Thursday, July 21, 2011

The Black Swan Isn't the Debt Ceiling, It is Holders of U.S. Treasuries Asking for Cash Rather Than Rolling the Paper

And don't think it can't happen.
Here's TIME Magazine, February 16, 1959:
Business: Bond Failure
The U.S. Treasury offered $9.1 billion in new securities last week to private holders of maturing debt and got a shock. It had hoped to persuade most of the holders of maturing issues, bearing 1⅞% and 2½% interest rates, to trade them in for new Government securities paying 3¾% and 4%. Instead, owners of more than 20% of the old issues demanded to be paid off in cash, the biggest such demand in six months.

To help make up the difference, the Treasury must go to the public this week with a $1.5 billion emergency issue.

The failure of the latest debt "rollover" attempt was a fresh sign of softness in the Government bond market—and of the size of Secretary of the Treasury Robert Anderson's task of refinancing $42 billion of Government securities falling due this year. At a time when most investors want to buy stocks, real estate or other things as a hedge against inflation, Anderson is finding the public increasingly uninterested in bonds.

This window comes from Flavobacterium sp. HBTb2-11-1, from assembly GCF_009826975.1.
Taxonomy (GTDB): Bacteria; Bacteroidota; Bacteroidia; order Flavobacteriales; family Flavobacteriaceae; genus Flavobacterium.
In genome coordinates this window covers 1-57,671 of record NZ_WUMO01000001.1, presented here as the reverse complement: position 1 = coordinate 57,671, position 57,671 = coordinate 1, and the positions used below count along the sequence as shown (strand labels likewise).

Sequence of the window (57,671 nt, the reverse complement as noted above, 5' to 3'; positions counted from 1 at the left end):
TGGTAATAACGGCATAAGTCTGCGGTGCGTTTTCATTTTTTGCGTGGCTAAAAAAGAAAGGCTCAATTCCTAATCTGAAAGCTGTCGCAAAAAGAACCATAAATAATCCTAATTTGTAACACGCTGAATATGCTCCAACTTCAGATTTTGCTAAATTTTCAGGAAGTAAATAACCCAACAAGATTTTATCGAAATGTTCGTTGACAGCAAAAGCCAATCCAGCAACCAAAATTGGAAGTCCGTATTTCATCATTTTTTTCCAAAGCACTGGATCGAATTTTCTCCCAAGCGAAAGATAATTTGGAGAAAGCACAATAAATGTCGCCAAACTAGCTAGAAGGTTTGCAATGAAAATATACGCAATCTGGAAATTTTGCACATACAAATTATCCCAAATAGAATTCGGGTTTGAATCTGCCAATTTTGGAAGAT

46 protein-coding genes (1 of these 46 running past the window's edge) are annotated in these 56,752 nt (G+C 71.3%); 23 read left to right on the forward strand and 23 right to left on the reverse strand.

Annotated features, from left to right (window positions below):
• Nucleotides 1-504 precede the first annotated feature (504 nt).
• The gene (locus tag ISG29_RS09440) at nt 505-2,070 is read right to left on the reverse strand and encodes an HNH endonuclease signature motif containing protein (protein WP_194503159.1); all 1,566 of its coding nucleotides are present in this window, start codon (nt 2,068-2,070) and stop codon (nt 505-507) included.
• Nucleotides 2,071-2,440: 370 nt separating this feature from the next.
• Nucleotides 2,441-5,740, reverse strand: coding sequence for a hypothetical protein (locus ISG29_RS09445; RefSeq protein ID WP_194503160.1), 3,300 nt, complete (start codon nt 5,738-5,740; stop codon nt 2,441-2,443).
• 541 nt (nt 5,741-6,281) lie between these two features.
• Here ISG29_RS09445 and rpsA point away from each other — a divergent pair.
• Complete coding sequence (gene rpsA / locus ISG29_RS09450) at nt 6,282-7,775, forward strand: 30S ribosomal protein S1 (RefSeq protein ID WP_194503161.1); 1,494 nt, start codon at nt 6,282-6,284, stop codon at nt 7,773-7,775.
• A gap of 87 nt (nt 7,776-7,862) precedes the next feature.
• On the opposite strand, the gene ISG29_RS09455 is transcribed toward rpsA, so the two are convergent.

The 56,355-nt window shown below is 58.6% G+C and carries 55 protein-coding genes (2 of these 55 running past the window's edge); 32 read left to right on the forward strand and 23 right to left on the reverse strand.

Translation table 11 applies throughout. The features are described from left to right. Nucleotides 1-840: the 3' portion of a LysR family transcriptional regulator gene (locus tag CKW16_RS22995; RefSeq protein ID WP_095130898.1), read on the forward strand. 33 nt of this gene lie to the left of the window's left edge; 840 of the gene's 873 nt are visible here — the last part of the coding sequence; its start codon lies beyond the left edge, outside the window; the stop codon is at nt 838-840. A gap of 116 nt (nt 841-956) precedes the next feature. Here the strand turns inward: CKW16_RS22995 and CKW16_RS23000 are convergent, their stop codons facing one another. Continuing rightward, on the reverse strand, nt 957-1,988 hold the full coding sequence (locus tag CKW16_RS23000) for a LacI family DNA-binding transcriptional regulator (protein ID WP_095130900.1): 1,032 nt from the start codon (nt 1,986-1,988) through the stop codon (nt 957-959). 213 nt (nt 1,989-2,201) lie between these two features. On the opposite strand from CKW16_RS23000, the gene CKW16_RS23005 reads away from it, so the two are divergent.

Furthermore, Wall Streeters thought he had made a mistake in trying to sell securities with one year as the shortest maturity. At a time when investors were trying to figure how high interest rates might go, too many of them did not want to tie up their cash for a year.

Anderson's troubles began last spring when it became clear that the Treasury would have to raise up to $12 billion to cover the Government's deficit for this fiscal year....MORE 
We're racking up $12 Billion every three days.